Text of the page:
Summaries of Selected Opinions, 1021 COBJ, Vol. 50, No. 9 Pg. 72

PositionVol. 50, 9 [Page 72]

50 Colo.Law. 72

Summaries of Selected Opinions

No. Vol. 50, No. 9 [Page 72]

Colorado Lawyer

October, 2021


No. 20-1034. United States v. Broadway. 6/22/2021. D. Colo. Judge Tymkovich. First Step Act—Fair Sentencing Act—US Sentencing Guidelines—Statutory Interpretation.

In 2007, police found 487.82 grams of crack cocaine in defendant's apartment. At that time, possession of 50 grams of crack cocaine was sufficient to trigger the highest statutory penalty available under 21 USC § 841(b)(1). Defendant stipulated to possessing 487.82 grams in exchange for the government's agreement to recommend a sentence at the bottom of the US Sentencing Guidelines (USSG) range. The district court enhanced defendant's offense level because he was designated as a career offender under USSG § 4B1.1. It imposed a sentence of 262 months' imprisonment, at the bottom of the sentencing range.

In 2019 defendant filed a First Step Act (Act) motion requesting a reduction to 188 months' imprisonment based on his USSG calculation had he been sentenced under the Act. He argued that he could not have been convicted under the post-2010 Fair Sentencing Act version of 21 USC § 841(b)(1)(A)(iii), which had raised the threshold possession quantity from 50 to 280 grams, so his base offense level under the career offender guideline would therefore have been lower. The district court denied defendant's motion.

On appeal, defendant argued that the district court erred in concluding that application of the Act did not change his USSG range because the court tied the change in the statutory penalty range to his underlying conduct (487.82 grams) rather than the offense of conviction (50 grams or more). Defendant maintained that if the district court had used 50 grams to apply the Act as if it were in effect at the time the covered offense was committed, his statute of conviction would have been 21 USC § 841(b)(1)(B)(iii), which applies to 28 to 279 grams of crack cocaine and has a lower statutory penalty range. This would have lowered defendant's base offense level per the career offender guideline and resulted in a lower USSG range.

Before passage of the Fair Sentencing Act, crack cocaine defendants were punished more severely than powder cocaine defendants. The Fair Sentencing Act addressed this disparity, but it was not made retroactive to defendants sentenced under the 1986 Anti-Drug Abuse Act. The First Step Act made the Fair Sentencing Act's amendments to crack cocaine penalties retroactive. Consistent with the Act's plain meaning, a district court should look to the minimum drug quantity associated with an eligible defendant's offense of conviction, rather than the underlying conduct, to determine whether the Act would have affected the sentence had it been in effect at the time of the crime and impose a reduced sentence accordingly. After the district court does so, it may exercise its discretion to determine whether to reduce a sentence, which may include consideration of the 18 USC § 3553(a) sentencing factors and the defendant's underlying conduct. Here, in denying defendant's motion, the district court did not start with the offense of conviction and lowered USSG range, so it erred.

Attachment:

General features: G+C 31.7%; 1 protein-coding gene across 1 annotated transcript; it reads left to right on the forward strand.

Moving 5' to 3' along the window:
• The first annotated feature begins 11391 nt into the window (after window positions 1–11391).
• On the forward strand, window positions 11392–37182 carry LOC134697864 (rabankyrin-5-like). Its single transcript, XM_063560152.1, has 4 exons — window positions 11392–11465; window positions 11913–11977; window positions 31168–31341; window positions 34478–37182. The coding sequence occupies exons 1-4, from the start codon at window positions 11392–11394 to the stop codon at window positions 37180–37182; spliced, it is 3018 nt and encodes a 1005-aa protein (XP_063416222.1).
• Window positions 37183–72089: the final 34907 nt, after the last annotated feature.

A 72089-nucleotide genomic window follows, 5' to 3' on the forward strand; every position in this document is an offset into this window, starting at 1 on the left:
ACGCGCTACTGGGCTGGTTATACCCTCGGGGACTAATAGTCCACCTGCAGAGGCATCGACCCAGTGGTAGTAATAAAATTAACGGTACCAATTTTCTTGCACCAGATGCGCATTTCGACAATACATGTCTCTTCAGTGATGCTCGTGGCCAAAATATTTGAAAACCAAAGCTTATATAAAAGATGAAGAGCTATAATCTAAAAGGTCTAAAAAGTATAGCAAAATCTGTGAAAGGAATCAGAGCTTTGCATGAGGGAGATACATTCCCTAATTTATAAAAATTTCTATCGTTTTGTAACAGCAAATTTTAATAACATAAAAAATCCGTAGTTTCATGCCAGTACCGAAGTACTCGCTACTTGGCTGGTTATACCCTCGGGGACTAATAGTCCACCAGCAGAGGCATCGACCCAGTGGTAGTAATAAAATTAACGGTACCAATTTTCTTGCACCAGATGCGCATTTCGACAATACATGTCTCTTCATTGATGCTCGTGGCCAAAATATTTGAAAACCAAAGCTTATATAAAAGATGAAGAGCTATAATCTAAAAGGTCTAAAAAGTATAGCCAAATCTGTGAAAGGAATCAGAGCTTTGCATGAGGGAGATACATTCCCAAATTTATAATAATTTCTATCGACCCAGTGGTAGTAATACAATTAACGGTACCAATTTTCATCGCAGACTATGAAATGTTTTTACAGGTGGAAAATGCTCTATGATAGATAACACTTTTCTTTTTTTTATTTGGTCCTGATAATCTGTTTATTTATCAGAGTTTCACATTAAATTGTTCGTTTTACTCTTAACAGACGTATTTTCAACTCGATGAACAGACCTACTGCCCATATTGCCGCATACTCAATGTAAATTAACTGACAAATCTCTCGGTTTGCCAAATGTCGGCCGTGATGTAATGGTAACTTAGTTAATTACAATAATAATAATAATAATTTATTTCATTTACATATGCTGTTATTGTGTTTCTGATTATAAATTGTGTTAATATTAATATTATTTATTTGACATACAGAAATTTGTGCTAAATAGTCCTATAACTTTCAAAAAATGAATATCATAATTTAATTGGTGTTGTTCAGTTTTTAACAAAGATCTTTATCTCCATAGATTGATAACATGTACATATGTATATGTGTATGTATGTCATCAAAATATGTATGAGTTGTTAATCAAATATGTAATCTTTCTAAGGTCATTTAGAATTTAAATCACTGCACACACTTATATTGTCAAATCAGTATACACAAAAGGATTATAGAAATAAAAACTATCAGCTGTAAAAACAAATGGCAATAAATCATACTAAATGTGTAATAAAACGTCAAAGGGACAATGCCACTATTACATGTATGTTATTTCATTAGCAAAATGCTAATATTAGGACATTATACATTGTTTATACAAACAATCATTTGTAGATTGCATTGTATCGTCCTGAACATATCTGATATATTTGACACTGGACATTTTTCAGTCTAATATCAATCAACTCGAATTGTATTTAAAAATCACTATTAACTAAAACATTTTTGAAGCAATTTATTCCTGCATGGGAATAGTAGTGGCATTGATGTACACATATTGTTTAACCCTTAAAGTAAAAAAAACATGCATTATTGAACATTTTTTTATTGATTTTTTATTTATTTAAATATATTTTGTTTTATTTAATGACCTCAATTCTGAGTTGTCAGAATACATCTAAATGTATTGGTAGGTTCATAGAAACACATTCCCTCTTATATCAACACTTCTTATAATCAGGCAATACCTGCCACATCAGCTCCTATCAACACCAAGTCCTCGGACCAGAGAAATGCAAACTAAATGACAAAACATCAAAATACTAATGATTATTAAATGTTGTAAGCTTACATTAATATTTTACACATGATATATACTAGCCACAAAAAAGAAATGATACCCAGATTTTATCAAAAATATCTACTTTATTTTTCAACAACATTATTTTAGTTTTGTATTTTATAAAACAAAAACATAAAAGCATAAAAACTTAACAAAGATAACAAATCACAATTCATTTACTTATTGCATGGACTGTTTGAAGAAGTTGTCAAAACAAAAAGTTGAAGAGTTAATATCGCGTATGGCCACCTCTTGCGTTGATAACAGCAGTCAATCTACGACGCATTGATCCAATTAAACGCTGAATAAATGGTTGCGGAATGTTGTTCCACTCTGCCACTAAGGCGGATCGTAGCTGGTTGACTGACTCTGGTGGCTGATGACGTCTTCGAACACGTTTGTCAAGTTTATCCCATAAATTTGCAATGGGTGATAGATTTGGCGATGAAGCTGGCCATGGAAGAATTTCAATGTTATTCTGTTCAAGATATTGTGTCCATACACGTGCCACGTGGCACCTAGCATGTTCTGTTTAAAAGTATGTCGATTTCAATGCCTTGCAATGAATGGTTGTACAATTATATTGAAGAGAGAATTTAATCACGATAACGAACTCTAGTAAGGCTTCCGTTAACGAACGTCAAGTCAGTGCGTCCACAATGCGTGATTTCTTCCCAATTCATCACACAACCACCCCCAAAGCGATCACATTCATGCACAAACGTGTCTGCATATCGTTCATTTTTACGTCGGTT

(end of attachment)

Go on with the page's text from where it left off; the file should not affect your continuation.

The denial of defendant's First Step Act motion was reversed and the case was remanded with instructions to reconsider.

No. 20-3056. Reorganized FLI, Inc. v. Williams Companies, Inc. 6/22/2021. D. Kan. Judge Murphy. State Antitrust Action—Retroactivity of Statutory Amendment—Remedial versus Substantive Rights—Vested Rights—Summary Judgment.

Plaintiff brought an action against defendants in 2005 alleging that they violated the Kansas Restraint of Trade Act (KRTA) by engaging in anti-competitive conduct in conspiring to manipulate the price of natural gas. At that time, Kan. Stat. Ann. § 50-115 authorized a successful plaintiff to recover the full consideration or sum paid and treble damages.

Section 50-115 was repealedin 2013, thereby eliminating full consideration damages for violations of § 50-112. Plaintiff did not amend its complaint after the statute was repealed to remove its request for full consideration damages. Defendants moved for summary judgment in 2019, arguing that repeal of full consideration damages applied retroactively and left plaintiff with no viable suit. The district court denied the motion but certified the question of the statute's retroactive application for interlocutory appeal.